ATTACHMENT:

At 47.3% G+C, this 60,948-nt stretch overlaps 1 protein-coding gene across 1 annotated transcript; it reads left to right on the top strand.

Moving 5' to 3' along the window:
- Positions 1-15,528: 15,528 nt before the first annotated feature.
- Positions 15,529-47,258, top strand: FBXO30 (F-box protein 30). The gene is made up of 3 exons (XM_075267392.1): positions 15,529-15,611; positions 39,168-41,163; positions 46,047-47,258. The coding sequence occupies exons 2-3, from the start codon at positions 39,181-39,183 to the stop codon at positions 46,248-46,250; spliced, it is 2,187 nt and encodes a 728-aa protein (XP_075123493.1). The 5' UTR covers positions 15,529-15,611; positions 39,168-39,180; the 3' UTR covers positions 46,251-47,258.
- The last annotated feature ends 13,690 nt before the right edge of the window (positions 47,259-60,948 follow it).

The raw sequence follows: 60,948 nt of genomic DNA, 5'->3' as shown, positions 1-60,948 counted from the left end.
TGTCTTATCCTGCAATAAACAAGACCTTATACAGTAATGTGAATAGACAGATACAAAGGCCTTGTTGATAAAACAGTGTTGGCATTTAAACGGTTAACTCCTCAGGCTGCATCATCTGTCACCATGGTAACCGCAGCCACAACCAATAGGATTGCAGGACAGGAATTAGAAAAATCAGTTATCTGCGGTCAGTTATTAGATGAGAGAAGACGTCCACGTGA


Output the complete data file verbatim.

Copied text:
At 47.3% G+C, this 60,948-nt stretch overlaps 1 protein-coding gene across 1 annotated transcript; it reads left to right on the top strand.

Moving 5' to 3' along the window:
- Positions 1-15,528: 15,528 nt before the first annotated feature.
- Positions 15,529-47,258, top strand: FBXO30 (F-box protein 30). The gene is made up of 3 exons (XM_075267392.1): positions 15,529-15,611; positions 39,168-41,163; positions 46,047-47,258. The coding sequence occupies exons 2-3, from the start codon at positions 39,181-39,183 to the stop codon at positions 46,248-46,250; spliced, it is 2,187 nt and encodes a 728-aa protein (XP_075123493.1). The 5' UTR covers positions 15,529-15,611; positions 39,168-39,180; the 3' UTR covers positions 46,251-47,258.
- The last annotated feature ends 13,690 nt before the right edge of the window (positions 47,259-60,948 follow it).

The raw sequence follows: 60,948 nt of genomic DNA, 5'->3' as shown, positions 1-60,948 counted from the left end.
TGTCTTATCCTGCAATAAACAAGACCTTATACAGTAATGTGAATAGACAGATACAAAGGCCTTGTTGATAAAACAGTGTTGGCATTTAAACGGTTAACTCCTCAGGCTGCATCATCTGTCACCATGGTAACCGCAGCCACAACCAATAGGATTGCAGGACAGGAATTAGAAAAATCAGTTATCTGCGGTCAGTTATTAGATGAGAGAAGACGTCCACGTGA